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The Nature Of Information!

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Posted by Richard D. Stafford, Ph.D. on March 25, 2002 18:02:41 UTC

Hi Harv,

I started this at the top because the other thread is beginning to get relatively far away.

After due consideration of what you have said, I am of the opinion that you are utterly and completely wrong. Prior to this particular discussion, it has never even occurred to me, in my whole life, that meaning was necessary to the concept "information". It has always seemed to me that meaning was something individuals had personally attached to it (most of those meanings being in fact erroneous certainly implies the characteristic is not required). I would go so far as to say that attachment of meaning to anything is the single most detrimental step in any logical process. So far, on this forum, I have seen almost no agreement whatsoever to any meaning of anything so far suggested. In fact, it appears to me that the single biggest source of miscommunication in the world is the obvious fact that different people attach different meaning to exactly the same information.

Now, the very fact that meanings can be changed without altering the information at all implies that the two things are very different concepts!

Almost everyone seems to believe that the meaning they personally attached to any piece of information is the only possible meaning which can be attached. Furthermore, in my opinion, almost every advance in human thought can be traced to a change in the meaning attached to information available to everyone. To presume that the meaning is part and parcel of the information is to block from view the greatest part of what that information has to tell us. It seems to me that you confuse the meanings you attach to information with the information itself. But far be it from me to confuse what everyone else seems to think is a clear issue.

All I can say is that trying to explain an original idea (which is what this is by the way) to you guys is very much like trying to pick up a piece of slick wet soap in a heavy shower. I have read both of your references and am very confident that the concept I have in my head has practically no connection to what they are talking about: i.e., I found nothing in them applicable to the concept I am trying to communicate. None the less, the exchange on this forum has been very valuable to me as I begin to see the difficulty you all face in trying to understand me.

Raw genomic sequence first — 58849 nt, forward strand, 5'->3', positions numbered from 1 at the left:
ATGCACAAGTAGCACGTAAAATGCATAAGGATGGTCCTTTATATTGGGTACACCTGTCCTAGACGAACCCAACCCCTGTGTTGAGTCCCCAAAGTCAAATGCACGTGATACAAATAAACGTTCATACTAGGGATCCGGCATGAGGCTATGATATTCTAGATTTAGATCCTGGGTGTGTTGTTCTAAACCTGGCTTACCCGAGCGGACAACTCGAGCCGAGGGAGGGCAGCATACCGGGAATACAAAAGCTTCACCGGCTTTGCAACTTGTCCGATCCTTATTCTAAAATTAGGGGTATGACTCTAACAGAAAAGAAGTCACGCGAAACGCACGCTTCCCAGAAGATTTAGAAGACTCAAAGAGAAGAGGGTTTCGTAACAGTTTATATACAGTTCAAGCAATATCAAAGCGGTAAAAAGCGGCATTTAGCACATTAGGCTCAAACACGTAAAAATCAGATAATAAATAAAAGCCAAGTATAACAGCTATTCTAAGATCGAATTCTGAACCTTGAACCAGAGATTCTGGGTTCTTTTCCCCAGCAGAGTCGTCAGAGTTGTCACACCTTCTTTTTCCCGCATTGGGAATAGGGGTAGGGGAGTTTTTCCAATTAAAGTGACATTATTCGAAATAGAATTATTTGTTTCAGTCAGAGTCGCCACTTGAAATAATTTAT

I have said many times that all I have done is to solve a very simple problem and that having solved that problem I see things that others have overlooked. All of you keep telling me what you think I am trying to do and then either support or reject my presentation depending on whether or not you think I have done what you think I am trying to do. My biggest problem is that I have never correctly communicated the original problem (probably because, to me, the existence of the problem was so obvious). How can I expect you to judge the validity of my solution when I cannot even get you to comprehend the problem.

What I am talking about is at the very basic level of the problem of "solving a problem". It is a problem which no one ever considers; in fact, I suspect that I may be the first person to even think about considering it. It is the forgone conclusion of everyone that absolutely nothing can be done towards the solving of a problem prior to knowing what the problem is (everyone postpones thinking about solving a problem until they have some idea what the problem is: i.e., they presume nothing can be done if "what the problem is" is unknown). I hold that presumption to be false! You will never be able to understand my thoughts if you cannot consider such a problem.